Gregory's complaint seeks money damages, and "such further relief as this Court may deem just and equitable." Joint Appendix 6-7. Fairly read, however, it does not seek injunctive relief pursuant to section 16 of the Clayton Act, 15 U.S.C. § 26 (1982). It pleads reliance only on section 4 of the Clayton Act, 15 U.S.C. § 15 (1982). Thus the majority's affirmance of the district court's dismissal of Gregory's complaint for lack of standing does not reach the question whether an intermediary in a chain of distribution would have standing to seek injunctive relief against violations of the Robinson-Patman Act. If that question were to arise, I assume that it would be controlled by Mid-West Paper Products Co. v. Continental Group, Inc., 596 F.2d 573, 589-94 (3d Cir. 1979). I read the majority opinion, therefore, only as an interpretation of section 4 of the Clayton Act, which authorizes recovery of money damages.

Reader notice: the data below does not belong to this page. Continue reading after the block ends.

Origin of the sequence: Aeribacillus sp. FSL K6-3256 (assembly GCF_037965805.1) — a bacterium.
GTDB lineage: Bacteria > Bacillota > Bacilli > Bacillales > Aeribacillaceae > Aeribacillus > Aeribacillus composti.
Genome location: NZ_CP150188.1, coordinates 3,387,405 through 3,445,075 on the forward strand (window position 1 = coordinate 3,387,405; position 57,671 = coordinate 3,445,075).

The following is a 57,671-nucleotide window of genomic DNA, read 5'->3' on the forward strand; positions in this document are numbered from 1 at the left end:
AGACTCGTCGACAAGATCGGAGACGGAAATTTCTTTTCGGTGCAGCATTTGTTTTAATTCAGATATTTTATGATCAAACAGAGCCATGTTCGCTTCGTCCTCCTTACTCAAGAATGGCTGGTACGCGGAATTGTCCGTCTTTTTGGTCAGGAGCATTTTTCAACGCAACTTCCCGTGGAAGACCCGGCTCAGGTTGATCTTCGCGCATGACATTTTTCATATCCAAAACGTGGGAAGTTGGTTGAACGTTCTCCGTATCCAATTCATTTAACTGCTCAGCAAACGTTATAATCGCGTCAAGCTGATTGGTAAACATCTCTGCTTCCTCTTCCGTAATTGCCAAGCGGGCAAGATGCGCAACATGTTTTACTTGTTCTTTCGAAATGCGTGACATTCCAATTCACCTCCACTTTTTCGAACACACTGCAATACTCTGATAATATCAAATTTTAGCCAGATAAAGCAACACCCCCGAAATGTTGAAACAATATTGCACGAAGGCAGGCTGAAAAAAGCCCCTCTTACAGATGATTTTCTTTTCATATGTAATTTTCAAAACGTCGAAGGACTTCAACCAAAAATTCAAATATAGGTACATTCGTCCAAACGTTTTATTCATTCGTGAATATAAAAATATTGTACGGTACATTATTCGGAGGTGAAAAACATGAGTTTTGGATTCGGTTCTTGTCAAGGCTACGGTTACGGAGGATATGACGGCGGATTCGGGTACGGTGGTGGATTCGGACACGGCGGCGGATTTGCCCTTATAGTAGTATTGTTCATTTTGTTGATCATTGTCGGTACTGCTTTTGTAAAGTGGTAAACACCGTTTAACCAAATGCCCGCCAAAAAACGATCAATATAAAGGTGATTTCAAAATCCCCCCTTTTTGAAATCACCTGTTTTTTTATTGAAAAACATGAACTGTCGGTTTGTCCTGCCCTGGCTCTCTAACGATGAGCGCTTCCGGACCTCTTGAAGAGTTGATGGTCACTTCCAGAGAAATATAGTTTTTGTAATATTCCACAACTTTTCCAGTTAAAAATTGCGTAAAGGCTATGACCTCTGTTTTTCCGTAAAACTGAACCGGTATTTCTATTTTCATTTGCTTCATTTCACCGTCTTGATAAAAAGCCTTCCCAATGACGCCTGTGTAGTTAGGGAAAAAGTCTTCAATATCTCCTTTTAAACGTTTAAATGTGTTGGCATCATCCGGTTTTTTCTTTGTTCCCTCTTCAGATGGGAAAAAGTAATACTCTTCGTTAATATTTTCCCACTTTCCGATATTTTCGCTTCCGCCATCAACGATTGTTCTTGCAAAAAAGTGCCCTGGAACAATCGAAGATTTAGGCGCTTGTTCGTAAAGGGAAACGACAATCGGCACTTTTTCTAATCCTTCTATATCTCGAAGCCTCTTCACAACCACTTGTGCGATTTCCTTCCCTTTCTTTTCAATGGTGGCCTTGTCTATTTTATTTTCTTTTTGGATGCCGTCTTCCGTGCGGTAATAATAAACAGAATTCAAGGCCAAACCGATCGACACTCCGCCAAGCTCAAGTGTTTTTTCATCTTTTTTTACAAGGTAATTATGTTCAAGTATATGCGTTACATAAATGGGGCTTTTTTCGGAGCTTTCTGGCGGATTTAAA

Of course, those cases that interpret section 4 to be limited by judge-made standing rules of necessity also interpret to some extent the substantive antitrust laws that establish the appropriate standard of conduct in the marketplace and give rise to the underlying violation. Thus section 4 standing has been held to vary depending on whether the antitrust law that has been violated is one aimed at potential or actual injury to competition. See Brunswick Corp. v. Pueblo Bowl-O-Mat, Inc., 429 U.S. 477, 97 S. Ct. 690, 50 L. Ed. 2d 701 (1977). Like section 7 of the Clayton Act, 15 U.S.C. § 18 (1982), which was the section dealt with in Brunswick, section 2(a) of the Clayton Act is a prophylactic statute. A violation can be proved by the mere showing that the effect of the targeted conduct may be to substantially lessen competition. J. Truett Payne Co. v. Chrysler Motors Corp., 451 U.S. 557, 561, 101 S. Ct. 1923, 1926, 68 L. Ed. 2d 442 (1981).